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Chronic kidney disease: preventing progression and CVD complications

In the second of two articles on CKD, renal specialists Dr Mohsen El Kossi, Dr Aminu Kasarawa Bello, Dr Rizwan Hamer and Professor A Meguid El Nahas describe how tackling risk factors is key to coping with the rising tide of CKD

In the second of two articles on CKD, renal specialists Dr Mohsen El Kossi, Dr Aminu Kasarawa Bello, Dr Rizwan Hamer and Professor A Meguid El Nahas describe how tackling risk factors is key to coping with the rising tide of CKD

41186461An increasing number of patients are being treated worldwide for CKD. Globally, it has been suggested that as many as 100 million individuals may be affected. The natural course of CKD extends from susceptibility, exposure to risk factors, developing CKD and progressing to established renal failure (ERF – also known as ‘stage 5') needing renal replacement therapy (RRT) or leading to death.

A better understanding of the epidemiology, risk factors and natural history is likely to lead to better prevention and management.

CKD epidemiology

Provision of care for patients who require dialysis or transplantation is a major and growing healthcare problem in both developed and emerging nations – in terms of cost, premature mortality and economic impact.

It is estimated that more than one-and-a-half million patients with ERF worldwide are currently on RRT, with the number due to exceed two million by 2010, at a global cost of around a trillion dollars.

Some 90% of all treated ERF patients reside in the West, as the prohibitive cost precludes RRT in most developing nations.

In the US, it is estimated that RRT will cost around $29bn by 2010.

Currently in the UK, around 100 patients per million population (pmp) per year are started on RRT. Provision of RRT may consume about 2% of the NHS cost in the next decade.

There are geographical differences in the causes and prevalence of ERF – from an incidence of 15 pmp/year in China and Russia to 989 pmp/year in the black US population.

The reasons for these observed discrepancies are multi-factorial, ranging from racial and socio-economic factors as well as health services provision.

Information from developing countries in Asia, Africa and South America is scarce because of lack of renal registries and the database, and the fact that their economies cannot sustain the growing burden of ERF.

In fact, 110 of 222 countries are unable to provide RRT, leaving more than 600 million individuals without treatment for ERF. Around one million individuals die every year from untreated renal failure.

Of major concern is the fact that the number of patients with ERF is a small proportion of the entire burden of CKD, as the number of individuals with earlier stages – 1 to 4 – is likely to be 50 times more than those reaching ERF.

In the US, the third National Health and Nutrition Examination Survey (NHANES III) has estimated that 11% (19 million) of the adult American population may have CKD. Of these, only 300,000 have reached stage 5.

The burden of CKD may also be high in countries such as the UK, the Netherlands, Australia and in some developing countries such as India and Singapore.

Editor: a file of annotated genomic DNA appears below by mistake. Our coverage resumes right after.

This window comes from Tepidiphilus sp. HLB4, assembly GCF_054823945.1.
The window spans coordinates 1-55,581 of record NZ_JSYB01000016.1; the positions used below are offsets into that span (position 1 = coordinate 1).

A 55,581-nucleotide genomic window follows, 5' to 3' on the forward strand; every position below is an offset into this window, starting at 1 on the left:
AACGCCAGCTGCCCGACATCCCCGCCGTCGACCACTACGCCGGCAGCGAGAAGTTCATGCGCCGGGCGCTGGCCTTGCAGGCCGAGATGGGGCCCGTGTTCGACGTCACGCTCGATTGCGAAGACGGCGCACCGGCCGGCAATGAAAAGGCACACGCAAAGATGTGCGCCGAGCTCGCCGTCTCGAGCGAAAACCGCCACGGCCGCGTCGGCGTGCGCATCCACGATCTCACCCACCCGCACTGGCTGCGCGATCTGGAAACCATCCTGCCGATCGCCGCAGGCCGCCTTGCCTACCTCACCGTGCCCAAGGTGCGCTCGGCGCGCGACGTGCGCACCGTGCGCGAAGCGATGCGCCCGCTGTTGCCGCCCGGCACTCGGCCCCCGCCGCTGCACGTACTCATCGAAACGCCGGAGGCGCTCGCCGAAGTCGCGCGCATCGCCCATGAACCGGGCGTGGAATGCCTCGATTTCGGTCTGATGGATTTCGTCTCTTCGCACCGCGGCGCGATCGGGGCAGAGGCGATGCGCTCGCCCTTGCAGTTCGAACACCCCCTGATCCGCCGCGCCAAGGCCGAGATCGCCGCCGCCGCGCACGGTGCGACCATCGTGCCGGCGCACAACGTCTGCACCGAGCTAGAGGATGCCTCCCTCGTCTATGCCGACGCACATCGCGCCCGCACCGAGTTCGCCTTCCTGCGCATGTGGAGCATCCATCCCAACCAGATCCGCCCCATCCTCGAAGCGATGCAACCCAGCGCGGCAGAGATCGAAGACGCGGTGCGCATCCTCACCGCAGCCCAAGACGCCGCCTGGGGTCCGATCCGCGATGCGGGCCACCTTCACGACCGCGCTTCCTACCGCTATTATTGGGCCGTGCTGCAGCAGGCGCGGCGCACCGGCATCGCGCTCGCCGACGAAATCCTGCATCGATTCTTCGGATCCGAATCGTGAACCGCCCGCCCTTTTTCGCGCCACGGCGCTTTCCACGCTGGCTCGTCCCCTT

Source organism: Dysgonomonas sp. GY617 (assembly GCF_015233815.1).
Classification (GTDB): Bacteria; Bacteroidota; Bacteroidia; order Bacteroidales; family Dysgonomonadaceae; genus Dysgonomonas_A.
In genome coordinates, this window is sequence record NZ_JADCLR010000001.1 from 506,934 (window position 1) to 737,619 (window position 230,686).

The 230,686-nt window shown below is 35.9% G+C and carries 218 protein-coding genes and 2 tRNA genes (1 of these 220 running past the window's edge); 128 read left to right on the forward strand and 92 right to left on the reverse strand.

However, many of those with signs of CKD have underlying hypertension and/or diabetes mellitus, which is often previously unrecognised or poorly controlled.

Future burden and projection forecast

There are few estimates on the future burden of CKD. Globalisation and risk transition phenomena have evolved with a growing trend in CKD risk factors and markers such as diabetes, hypertension, obesity and smoking, and therefore possible consequent increase in CKD rates.

For example, the current global diabetes population of 154 million is expected to double in the next two decades. The prevalence of hypertension is projected to increase by 60% in the next two decades, affecting one-third of the world adult population.

One-fifth of the world population (1.6 billion) is overweight or obese and 1.3 billion smoke cigarettes. Changes in lifestyle and population demographics, such as ageing, may also impact on the increasing trend of CKD in the coming decades.

CKD risk factors

The susceptibility, initiation and progression of CKD are all associated with risk markers and factors. The former refers to observed associations while the latter refers to causal ones.

Some of the risk markers and factors are implicated in both susceptibility and progression. Many are also associated with increased CVD risk.

Susceptibility to CKD is higher among certain families and races. This highlights the possibility of genetic predisposition.

In the US, racial differences in the prevalence of CKD and ERF may reflect the high prevalence of hypertension-related and diabetes-related CKD among native and African-Americans.

In the UK, Afro-Caribbeans and Indo-Asians are at increased risk of CKD. One elegant hypothesis links low birthweight among ethnic minorities to consequent fetal renal underdevelopment and a reduced number of hypertrophied nephrons – oligomeganephronia. These birth defects may, in adult life, contribute to the pathogenesis of hypertension and CKD.

Males and older age groups are also more susceptible to developing CKD. Among the known risk factors are hypertension, diabetes, hyperlipidaemia, obesity and smoking.

In developing countries, the profile of risk factors for CKD may also reflect the impact of communicable disease such as HIV, hepatitis C, malaria and schistosomiasis as well as tuberculosis.

Natural history and progression